Still one more point on this item. While no Building Dept. action involved 383 Knickerbocker prior to 1915, a number of such actions affected other Knickerbocker Ave. buildings on that block as early as 1900. Since the the entire blockfront was almost certainly constructed at the same time, it seems pretty clear that the building that hosted the Ridgewood Casino was the same building that stands today.

Thus, unless compelling arguments to the contrary can be presented, I believe the theater should be listed as closed but not demolished. I would really love to hear some comments on this item – even those that demonstrate that I don’t know what I am talking about. Please respond.

johndereszewski on August 1, 2008 at 5:08 am

After reading several comments from other pages, I came up with another reason to conclude that the old movie site still exists. Specifically, until the mid 1910’s, building codes covering movie houses were nearly nonexistent. Even after their enactment, the codes were rarely enforced. This means that a 200 capacity “theater” could very well haved been jammed into this small storefront. While this would have been a notorious firetrap and hardly a paragon of comfort, it could have existed here, at least for a few years. In time, more aggressive code enforcement as well as the creation of superior competitors would cause the Casino’s demise; but the old building is still probably there.

Given the interest that other old theaters have generated – especially in Bushwick and Ridgewood – I am surprised by the lack of interest demonstrated here. We may have a real find just under our noses, and no one appears to care. Any ideas?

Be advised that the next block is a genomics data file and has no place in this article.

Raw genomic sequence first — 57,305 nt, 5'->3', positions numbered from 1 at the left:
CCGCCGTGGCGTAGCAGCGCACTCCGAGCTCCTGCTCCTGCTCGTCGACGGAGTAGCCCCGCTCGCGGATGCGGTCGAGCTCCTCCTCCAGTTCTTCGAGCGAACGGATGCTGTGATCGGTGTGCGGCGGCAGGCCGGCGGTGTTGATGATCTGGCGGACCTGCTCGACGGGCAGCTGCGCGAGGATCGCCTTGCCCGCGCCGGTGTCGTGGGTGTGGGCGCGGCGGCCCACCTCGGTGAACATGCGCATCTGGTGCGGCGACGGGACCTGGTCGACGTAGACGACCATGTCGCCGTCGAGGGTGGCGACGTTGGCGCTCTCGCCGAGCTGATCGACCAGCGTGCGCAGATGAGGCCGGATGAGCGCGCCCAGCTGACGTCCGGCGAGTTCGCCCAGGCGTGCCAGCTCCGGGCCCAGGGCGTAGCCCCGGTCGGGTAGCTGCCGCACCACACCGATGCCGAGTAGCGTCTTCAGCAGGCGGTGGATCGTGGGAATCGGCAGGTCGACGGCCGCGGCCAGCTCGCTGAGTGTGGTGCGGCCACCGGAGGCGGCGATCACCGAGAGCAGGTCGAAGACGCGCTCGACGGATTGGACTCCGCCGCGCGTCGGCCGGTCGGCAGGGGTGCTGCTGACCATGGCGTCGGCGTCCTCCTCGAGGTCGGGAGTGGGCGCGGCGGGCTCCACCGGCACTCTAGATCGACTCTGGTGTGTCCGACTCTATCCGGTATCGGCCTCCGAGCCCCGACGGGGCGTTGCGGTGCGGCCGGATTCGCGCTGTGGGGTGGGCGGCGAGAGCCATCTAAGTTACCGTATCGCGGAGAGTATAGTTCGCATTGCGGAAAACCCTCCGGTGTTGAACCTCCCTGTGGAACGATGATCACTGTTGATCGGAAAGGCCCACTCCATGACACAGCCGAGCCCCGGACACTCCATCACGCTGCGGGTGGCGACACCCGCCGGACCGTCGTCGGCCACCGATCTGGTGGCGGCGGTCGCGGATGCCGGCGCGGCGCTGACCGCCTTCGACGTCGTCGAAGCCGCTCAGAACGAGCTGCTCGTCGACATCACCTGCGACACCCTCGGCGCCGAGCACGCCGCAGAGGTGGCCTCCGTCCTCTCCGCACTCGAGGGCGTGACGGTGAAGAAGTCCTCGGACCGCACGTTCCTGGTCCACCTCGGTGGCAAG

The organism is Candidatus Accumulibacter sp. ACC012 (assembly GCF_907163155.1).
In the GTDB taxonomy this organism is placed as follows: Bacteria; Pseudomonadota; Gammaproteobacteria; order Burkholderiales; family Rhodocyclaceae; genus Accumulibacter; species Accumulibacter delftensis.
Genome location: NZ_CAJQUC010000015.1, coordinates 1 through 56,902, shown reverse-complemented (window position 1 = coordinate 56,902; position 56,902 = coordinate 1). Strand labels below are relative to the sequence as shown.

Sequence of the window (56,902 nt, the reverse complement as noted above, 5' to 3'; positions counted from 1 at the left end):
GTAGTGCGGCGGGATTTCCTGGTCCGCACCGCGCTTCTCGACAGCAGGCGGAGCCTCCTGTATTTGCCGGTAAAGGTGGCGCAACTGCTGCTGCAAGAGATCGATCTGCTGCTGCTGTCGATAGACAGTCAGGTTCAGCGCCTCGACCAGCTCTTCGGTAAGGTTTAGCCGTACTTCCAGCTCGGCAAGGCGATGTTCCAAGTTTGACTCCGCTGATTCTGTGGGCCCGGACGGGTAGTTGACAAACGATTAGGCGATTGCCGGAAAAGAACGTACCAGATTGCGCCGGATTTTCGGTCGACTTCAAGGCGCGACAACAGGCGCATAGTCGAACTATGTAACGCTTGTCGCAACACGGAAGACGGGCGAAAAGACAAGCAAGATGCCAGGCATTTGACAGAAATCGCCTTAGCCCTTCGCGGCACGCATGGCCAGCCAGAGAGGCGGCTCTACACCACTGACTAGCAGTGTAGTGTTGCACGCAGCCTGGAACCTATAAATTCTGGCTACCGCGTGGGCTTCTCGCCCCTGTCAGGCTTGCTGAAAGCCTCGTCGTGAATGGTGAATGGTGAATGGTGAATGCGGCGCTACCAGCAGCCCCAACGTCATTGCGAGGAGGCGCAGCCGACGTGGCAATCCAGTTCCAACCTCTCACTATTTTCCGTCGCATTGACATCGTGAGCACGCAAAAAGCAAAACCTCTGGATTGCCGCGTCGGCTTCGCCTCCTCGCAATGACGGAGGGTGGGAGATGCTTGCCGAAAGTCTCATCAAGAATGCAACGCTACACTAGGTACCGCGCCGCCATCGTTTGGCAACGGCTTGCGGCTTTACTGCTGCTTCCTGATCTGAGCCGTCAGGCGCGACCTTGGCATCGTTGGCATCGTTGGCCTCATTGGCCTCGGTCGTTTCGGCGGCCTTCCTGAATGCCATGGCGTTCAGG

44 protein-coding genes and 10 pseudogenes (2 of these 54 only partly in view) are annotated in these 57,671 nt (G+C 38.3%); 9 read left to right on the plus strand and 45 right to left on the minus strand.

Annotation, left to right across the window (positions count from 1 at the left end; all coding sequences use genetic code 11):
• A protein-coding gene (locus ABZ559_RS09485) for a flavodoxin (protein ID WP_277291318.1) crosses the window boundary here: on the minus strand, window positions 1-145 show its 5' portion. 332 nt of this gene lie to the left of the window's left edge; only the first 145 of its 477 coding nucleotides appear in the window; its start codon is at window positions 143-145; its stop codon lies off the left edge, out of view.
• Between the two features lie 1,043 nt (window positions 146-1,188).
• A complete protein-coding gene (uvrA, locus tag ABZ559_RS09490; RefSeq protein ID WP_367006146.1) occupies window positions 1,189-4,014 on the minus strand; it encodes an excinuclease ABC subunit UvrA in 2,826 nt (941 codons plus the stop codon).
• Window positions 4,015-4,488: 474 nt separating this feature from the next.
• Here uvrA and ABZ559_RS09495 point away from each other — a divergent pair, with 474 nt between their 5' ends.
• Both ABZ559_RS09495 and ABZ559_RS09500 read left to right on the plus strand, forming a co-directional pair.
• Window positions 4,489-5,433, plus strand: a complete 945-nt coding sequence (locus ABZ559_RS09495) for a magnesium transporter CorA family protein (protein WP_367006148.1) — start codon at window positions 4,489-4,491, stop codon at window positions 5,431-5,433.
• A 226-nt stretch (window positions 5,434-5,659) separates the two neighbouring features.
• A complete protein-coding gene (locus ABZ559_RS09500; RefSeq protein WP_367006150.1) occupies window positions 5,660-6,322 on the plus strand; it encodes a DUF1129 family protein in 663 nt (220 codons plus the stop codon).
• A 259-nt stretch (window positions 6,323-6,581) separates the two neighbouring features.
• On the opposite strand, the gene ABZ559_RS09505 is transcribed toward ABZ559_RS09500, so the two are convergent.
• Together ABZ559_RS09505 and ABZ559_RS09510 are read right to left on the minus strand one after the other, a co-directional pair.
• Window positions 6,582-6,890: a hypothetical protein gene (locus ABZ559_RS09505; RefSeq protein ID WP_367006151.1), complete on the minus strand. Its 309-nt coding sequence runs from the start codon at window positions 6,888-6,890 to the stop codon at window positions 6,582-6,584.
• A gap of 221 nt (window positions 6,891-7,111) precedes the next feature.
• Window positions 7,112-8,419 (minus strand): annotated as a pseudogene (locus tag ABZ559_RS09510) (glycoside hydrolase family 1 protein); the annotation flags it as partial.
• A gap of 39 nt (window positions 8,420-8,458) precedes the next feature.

johndereszewski on April 24, 2008 at 5:43 am

I just finished checking the Dept. of Building’s web-site data base for 383 Knickerbocker Ave. and the results are interesting and suggestive. The only documented Certificate of Occupancy for this building was issued in 1932 and essentially legalized the set-up – 1st floor store, two apartments on each of the two higher floors – that currently exists here. However, there are numerous other “actions” – mostly alterations – that are listed here – though not explained – that go back to 1915. There is also absolutely no indication that any building was demolished on this site during the 1915 – 1932 period. And, as I noted in my previous post, the ornate architecture of 383 clearly reflects a style that was popular at around the turn of the last century but that would have been out of place for a building constructed in the 1910’s.

What this, at least to me, strongly suggests, is that the building that housed the tiny – 250 capacity – Ridgewood Casino is the one that – although now modified to the point of non-recognotion – still stands today. For this reason, it may make sense to remove the “demolished” designation from the introduction.

johndereszewski on January 14, 2008 at 6:50 pm

I visited 381-383 Knickerbocker Avenue yesterday. The two buildings are probably over 100 years old – certainly constructed before the “early teens” – and seem to have been built as three story commencial/residences, with the first floor occupied – as they are now – by retail stores. The corner building does contain rather elaborate brickwork, implying that this may have been more an a normal building. However, this was the era of elaborate brickwork.

Since capacity is only specified at 200, this must have been a tiny theater that was probably only situated on the first floor. If both 381 and 383 hosted the theater, this could work. But it would take a great deal of imagination to visualize a movie house here. This is a site in need of additional research. Any ideas?